Interestingly, in the first quarter of 2022 house prices in Hungary continued to rise despite sales numbers remaining relatively flat. House prices in Hungary since 2015 have seen some of the highest growth among all European countries, as noted by the Hungarian Central Statistical Office.4

#3 best countries for investment - Iceland, Poland & Czech Republic

3. Iceland, Poland and Czech Republic

Iceland, Poland and Czech Republic all tied for third place when ranked on changes in house price growth and the average wage together in a single indexed figure, despite slight differences between each country for those two metrics. Iceland had the biggest increase in the average wage, but the smallest change in house price growth rate of the three nations. On the flipside, the Czech Republic had the lowest average wage of the three but the biggest jump in house price growth rate.

Here’s how the rest of the nations performed.

Change in wages vs house price growth chart

Nations ranked on house price growth and wages from 2015 to 2021

RankCountryCombined ranking score
3Czech Republic17.87
8Slovak Republic14.23
9United States13.32
10South Korea13.02
18New Zealand8.77
20United Kingdom8.47


Ranking score is based on a combined, indexed score incorporating both the percentage change in house price growth from 2015 to 2021 and the change in average wages from 2015 to 2021.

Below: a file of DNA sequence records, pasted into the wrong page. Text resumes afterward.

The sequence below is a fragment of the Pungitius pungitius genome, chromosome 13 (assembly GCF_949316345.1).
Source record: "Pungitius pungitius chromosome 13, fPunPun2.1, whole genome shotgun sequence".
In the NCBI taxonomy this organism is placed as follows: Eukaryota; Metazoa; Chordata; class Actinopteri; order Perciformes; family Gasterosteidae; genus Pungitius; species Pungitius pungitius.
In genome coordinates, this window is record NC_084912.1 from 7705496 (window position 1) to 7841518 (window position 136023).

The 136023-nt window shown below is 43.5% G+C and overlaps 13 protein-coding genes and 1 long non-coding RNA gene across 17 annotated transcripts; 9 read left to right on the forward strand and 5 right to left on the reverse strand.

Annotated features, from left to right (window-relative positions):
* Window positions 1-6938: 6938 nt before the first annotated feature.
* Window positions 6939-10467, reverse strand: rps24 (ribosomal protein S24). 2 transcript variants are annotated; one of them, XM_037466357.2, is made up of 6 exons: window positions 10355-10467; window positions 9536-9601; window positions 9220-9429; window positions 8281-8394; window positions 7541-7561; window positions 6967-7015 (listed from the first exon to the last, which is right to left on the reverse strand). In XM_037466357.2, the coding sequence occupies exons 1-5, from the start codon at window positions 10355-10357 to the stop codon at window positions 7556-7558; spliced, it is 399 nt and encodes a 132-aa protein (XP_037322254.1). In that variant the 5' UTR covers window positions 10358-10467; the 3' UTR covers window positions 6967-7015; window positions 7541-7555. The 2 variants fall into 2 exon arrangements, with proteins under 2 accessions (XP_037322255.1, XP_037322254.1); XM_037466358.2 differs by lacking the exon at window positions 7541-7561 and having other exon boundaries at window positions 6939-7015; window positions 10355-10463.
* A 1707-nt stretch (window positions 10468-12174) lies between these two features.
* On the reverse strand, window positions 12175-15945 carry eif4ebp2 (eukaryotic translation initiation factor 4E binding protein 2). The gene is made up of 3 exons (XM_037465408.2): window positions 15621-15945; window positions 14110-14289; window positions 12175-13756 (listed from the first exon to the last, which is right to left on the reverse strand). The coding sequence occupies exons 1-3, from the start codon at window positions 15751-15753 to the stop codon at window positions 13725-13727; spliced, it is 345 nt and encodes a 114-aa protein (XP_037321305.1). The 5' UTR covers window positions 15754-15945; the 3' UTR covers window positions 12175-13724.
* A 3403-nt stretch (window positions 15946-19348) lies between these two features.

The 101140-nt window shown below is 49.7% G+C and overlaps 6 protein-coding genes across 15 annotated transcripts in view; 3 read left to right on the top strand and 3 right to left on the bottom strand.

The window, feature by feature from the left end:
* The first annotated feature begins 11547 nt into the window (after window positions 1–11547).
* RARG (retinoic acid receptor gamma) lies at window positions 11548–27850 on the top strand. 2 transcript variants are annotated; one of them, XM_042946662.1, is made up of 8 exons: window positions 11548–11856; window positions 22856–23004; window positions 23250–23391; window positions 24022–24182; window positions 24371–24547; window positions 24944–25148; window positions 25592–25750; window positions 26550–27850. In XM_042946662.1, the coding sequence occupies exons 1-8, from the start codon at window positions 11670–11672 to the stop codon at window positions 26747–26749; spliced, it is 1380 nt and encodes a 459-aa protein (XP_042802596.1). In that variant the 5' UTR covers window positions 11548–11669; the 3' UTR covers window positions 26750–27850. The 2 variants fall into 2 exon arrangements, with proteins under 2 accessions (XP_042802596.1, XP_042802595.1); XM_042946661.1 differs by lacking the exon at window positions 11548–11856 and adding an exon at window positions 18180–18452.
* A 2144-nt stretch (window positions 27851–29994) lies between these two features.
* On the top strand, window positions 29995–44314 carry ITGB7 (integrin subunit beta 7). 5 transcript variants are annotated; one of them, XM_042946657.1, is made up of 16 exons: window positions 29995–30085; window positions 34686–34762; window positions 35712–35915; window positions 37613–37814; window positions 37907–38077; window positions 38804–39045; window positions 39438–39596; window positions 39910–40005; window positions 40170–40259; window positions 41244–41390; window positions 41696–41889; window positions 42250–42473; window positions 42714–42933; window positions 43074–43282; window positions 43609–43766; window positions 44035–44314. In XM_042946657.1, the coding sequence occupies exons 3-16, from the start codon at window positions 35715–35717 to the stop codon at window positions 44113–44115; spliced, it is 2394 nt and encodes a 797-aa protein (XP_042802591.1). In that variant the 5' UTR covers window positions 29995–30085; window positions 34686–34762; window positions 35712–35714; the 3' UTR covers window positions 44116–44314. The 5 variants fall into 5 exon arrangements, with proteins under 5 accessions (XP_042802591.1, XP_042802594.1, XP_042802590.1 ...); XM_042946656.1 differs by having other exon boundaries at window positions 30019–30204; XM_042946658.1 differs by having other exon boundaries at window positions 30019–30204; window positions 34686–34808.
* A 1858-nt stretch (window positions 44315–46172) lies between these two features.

Annual house price trends over the past six years

While a comparison from 2021 to six years ago shows which nations are experiencing the biggest increases in growth right now, it’s also important to look back year-on-year and see how house prices have changed within each country.

Table rankings of countries with the biggest house price growth

N.B. Each year is measured to a baseline figure in 2015. These percentages represent a change in growth rate. A negative number means that the growth rate has slowed, but prices are still increasing.

Past performance is not indicative of future performance – comparing rate of growth as a percentage. A nation could have negative numbers and still have actual house prices be higher than in the past – the rate of growth has just slowed down.


The house price data was sourced from the OECD and represents changes to the growth in house prices, based on an indexed figure. Each year is individually compared to a baseline figure from 2015, not the year before. As prices are always changing, the percentage changes in growth in comparison to 2015 are a useful indicator of how house prices have performed in recent years.

The data on average wages were also sourced from the OECD. The percentage difference in wages was done by comparing the 2021 average wage figure with the 2015 average wage figure.

These two data points were then indexed and combined into a single score so each nation could be given a ranking.

Data sets:

Housing prices. OECD Data, Organisation for Economic Co-operation and Development. 2022.

Average wages. OECD Data, Organisation for Economic Co-operation and Development. 2022.


1 Macroeconomic projections: June 2022. Lietuvos Bankas Eurosistema. 2022.

2 Housing prices, housing price index, Quarter 1 2021. Hungarian Central Statistical Office. 2021.

3 Data of all household’s income and consumption. Hungarian Central Statistical Office. 2022.

4 Housing prices, housing price index, Q1 2022. Hungarian Central Statistical Office. 2022.

5 Total median income by education. Statistics Iceland. 2022.

6 House prices to keep rising in the near term. Íslandsbanki. 2022.

7 Statement of the Monetary Policy Committee 24 August 2022. Central Bank of Iceland. 2022.